Why This Matters: Making product integration programmatic, automated and addressable could create a bigger revenue opportunity in streaming video.
There’s been a lot of talk in the television business about cutting back on commercials, but so far, there’s been little progress. In fact, by some measures, the number of commercials on most networks continue to rise.
More and more traditional TV companies are starting their own over-the-top and direct-to-consumer products to compete with Netflix, Hulu and Amazon’s Prime Video.
They need to keep commercial loads low, and one ad tech company says it has a way to accomplish that while still generating revenue from marketers with a buzzy combination of programmatic, dynamic, targeted and addressable targeted advertising.
In the broadcast world, one alternative to interrupting programming with commercial breaks is by integrating products and brand messages into the content.
Making It Easier to Integrate
Integrations are on the upswing, but it’s not efficient to be flying products to a show’s set, along with client executives who make sure everything is shot just so, said Ari Lewine, chief strategy officer at TripleLift, which was founded in 2012.
“We have developed technology that only in the last few years has been available to create these brand integration experiences during run time and available on a per-user, addressable basis,” Lewine said.
The TripleLift system uses machine vision technology developed for self-driving cars to identify lulls in programming and appropriate surfaces for integrations and product placements that are done using digital effects.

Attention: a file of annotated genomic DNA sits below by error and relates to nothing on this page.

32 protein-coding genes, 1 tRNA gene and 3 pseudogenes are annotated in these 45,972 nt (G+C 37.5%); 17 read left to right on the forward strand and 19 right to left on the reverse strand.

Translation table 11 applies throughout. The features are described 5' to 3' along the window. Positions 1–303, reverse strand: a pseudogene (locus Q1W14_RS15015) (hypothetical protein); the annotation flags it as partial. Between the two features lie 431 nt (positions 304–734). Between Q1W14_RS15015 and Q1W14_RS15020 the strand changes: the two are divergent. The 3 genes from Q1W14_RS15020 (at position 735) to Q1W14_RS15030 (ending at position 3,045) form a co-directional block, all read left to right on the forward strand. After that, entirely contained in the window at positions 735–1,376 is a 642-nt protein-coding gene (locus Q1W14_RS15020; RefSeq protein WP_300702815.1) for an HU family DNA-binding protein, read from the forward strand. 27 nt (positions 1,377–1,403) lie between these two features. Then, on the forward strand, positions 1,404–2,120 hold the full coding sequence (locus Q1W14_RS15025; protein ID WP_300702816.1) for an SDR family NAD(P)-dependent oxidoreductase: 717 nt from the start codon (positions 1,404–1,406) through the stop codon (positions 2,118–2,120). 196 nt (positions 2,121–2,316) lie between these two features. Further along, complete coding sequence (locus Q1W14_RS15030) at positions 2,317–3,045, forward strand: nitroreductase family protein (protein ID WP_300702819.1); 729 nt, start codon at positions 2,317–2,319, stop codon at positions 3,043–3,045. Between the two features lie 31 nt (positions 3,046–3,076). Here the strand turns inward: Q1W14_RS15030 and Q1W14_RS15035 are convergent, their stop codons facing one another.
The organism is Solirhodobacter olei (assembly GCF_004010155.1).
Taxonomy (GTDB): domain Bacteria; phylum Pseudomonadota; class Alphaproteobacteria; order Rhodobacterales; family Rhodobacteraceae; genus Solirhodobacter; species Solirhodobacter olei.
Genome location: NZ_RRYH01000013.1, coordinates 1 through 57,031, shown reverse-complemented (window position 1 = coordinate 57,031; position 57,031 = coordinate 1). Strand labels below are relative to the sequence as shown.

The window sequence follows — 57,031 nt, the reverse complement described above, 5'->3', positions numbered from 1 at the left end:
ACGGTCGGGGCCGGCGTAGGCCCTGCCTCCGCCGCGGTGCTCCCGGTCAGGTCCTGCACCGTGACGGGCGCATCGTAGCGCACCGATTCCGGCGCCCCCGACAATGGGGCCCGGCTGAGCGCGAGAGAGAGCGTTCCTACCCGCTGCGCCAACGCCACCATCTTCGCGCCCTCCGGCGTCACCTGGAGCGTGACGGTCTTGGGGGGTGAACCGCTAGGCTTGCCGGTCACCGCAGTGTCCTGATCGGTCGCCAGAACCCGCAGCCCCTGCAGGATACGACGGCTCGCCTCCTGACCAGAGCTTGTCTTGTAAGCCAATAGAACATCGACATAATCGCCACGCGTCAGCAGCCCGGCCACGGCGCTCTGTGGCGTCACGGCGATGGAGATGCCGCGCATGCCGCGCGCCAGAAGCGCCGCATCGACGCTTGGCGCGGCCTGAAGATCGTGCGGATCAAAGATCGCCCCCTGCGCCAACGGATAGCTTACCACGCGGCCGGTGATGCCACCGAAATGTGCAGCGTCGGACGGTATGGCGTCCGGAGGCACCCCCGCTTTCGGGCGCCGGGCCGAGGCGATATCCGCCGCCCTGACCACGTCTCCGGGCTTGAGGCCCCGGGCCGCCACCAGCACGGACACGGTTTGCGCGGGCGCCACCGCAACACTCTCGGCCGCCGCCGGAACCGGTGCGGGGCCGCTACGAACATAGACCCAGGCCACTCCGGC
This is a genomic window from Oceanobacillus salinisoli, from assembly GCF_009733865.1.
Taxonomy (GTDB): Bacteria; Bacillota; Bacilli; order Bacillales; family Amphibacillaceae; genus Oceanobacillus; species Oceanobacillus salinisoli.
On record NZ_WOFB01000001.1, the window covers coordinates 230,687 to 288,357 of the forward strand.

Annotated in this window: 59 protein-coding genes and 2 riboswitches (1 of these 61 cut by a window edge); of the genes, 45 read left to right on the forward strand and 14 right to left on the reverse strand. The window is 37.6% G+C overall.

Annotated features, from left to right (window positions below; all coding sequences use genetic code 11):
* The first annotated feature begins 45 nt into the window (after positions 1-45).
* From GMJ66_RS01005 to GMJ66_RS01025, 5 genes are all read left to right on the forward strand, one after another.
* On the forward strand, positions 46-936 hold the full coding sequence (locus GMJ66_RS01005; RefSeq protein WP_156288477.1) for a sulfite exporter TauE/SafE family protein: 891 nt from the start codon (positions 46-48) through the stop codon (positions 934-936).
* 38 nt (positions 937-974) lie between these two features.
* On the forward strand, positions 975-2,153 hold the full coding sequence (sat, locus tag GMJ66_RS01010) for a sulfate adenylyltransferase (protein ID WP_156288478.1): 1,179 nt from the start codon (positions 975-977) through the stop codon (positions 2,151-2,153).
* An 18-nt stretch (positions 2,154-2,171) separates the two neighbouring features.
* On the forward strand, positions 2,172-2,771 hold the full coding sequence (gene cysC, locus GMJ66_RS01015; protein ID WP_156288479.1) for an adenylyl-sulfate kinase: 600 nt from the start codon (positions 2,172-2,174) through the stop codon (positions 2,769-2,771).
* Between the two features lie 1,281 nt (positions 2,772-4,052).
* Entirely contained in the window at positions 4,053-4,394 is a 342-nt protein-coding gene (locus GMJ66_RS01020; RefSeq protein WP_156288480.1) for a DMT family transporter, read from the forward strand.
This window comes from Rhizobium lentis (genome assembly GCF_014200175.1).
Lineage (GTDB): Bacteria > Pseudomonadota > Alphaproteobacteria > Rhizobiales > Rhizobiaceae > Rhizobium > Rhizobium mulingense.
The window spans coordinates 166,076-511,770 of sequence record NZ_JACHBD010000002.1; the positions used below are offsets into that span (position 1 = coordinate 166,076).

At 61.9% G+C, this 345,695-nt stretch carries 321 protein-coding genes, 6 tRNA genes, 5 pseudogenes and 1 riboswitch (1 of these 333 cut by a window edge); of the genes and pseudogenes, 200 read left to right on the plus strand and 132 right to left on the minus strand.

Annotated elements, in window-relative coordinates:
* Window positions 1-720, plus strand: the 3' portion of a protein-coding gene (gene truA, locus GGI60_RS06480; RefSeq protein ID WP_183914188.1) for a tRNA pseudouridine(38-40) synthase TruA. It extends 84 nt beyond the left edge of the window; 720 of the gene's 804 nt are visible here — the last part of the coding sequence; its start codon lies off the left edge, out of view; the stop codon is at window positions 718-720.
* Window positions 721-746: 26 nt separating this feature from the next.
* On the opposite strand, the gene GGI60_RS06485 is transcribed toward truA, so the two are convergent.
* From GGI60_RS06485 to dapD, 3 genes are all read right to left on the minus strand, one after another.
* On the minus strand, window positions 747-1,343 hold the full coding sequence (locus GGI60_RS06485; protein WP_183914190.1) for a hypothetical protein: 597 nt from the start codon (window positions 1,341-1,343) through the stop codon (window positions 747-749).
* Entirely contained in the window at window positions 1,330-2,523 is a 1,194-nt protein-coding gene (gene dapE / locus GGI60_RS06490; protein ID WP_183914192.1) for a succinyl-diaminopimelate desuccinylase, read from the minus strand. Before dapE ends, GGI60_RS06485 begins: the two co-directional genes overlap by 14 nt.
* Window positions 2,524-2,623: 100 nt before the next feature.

The privately owned company, which has raised $16.5 million in venture capital, offers four main integration experiences.
The in-action six is a shortened spot similar to ads Fox has aired during the World Series and Super Bowl. Instead of a producer waiting for the right moment for the spot to appear, the technology makes the call. And rather than showing the same message to all viewers, different ads can be addressed to different target consumer audiences.
The overlay unit is also similar to the program promos that many networks air on the bottom third of the screen during shows. With TripleLift, the messages are selected to be relevant to the content and directed to targeted audiences. These messages could be clickable or shoppable, if that works for the content owner.
Brand integrations are placed in flat spots in the programming where a logo can be superimposed, such as on a tennis court or a billboard in the background of a scene.
Product insertions can be managed by the system, putting bottles on tables and boxes on shelves.
The notion of inserting products into shows after they were produced has certainly been done before, such as electronically changing the brand of cereal in Jerry’s cupboards in reruns of Seinfeld. The tactic never gained popularity.
“The value wasn’t really there,” Lewine said. “It was limited by the number of different versions one wanted to run and it wasn’t informed by data. What’s compelling about this is that it has been made addressable on a per-user basis using data and programmatic technologies.”
TripleLift’s technology is generating more than $100 million in revenue by integrating brands into online content. For TV, TripleLift’s system will work in very specific conditions. It needs to work over the internet protocol architecture employed by over-the-top services. And to employ it, media companies must both control the rights to their own content and the distribution systems that deliver it.
Good Fit for Giants
That has limited the number of companies TripleLift can work with to a handful of giants.
The bad news is that huge companies have the negotiating leverage. The good news is that many of them are already have teams working to address the issues TripleLift solves.
Lewine said TripleLift is currently conducting a closed beta test of its technology with a very large company he declined to identify. He expects that a full-scale campaign using the technology will be mounted later this year to demonstrate that the technology works in a live environment with real users.
“It’s early days for this, but we’re thrilled because when we developed this technology, not in our wildest dreams did we expect it to be in the real world as soon as it looks like it will be,” he said.